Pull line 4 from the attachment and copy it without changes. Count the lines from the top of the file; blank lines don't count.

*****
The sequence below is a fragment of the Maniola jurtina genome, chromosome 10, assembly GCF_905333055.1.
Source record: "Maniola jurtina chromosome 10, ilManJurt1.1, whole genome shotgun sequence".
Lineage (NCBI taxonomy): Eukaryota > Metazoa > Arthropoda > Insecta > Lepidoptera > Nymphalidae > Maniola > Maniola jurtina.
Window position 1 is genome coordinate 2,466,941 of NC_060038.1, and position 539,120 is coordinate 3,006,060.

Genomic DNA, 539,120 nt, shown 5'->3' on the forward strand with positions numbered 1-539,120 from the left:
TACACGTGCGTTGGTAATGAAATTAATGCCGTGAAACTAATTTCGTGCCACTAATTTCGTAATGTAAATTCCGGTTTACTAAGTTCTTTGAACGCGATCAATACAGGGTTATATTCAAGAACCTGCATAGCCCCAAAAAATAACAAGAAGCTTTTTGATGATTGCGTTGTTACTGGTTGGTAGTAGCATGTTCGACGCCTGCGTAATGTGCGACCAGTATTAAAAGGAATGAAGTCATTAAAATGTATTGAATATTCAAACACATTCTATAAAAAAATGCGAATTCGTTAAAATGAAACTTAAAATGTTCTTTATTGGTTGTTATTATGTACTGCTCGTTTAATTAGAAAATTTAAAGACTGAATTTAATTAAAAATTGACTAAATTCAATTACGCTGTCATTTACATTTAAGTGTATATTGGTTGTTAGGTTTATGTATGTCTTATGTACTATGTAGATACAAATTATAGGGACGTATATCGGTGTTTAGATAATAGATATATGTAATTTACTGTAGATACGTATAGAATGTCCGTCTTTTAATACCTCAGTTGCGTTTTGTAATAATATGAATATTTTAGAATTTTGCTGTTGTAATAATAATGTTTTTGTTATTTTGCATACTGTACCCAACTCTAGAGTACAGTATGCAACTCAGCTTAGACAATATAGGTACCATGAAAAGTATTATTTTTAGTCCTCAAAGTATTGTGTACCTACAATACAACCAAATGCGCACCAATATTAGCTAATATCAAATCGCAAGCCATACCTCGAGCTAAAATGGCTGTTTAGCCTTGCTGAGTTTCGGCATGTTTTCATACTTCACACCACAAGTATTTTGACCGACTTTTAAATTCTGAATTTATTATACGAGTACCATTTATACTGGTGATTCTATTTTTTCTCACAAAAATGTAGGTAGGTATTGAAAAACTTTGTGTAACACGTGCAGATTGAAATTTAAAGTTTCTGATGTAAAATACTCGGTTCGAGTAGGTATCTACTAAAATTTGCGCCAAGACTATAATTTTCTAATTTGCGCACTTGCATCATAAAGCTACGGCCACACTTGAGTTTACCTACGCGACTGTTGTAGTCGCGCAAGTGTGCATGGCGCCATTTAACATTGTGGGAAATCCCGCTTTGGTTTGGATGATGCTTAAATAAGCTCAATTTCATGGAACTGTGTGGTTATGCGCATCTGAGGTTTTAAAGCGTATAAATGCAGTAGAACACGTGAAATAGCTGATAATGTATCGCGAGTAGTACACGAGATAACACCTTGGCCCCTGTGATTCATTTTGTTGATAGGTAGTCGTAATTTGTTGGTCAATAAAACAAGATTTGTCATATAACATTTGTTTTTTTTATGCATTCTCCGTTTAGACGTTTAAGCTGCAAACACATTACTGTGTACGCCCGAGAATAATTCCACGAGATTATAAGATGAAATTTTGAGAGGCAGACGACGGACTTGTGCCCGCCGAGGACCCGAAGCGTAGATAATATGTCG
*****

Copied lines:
Window position 1 is genome coordinate 2,466,941 of NC_060038.1, and position 539,120 is coordinate 3,006,060.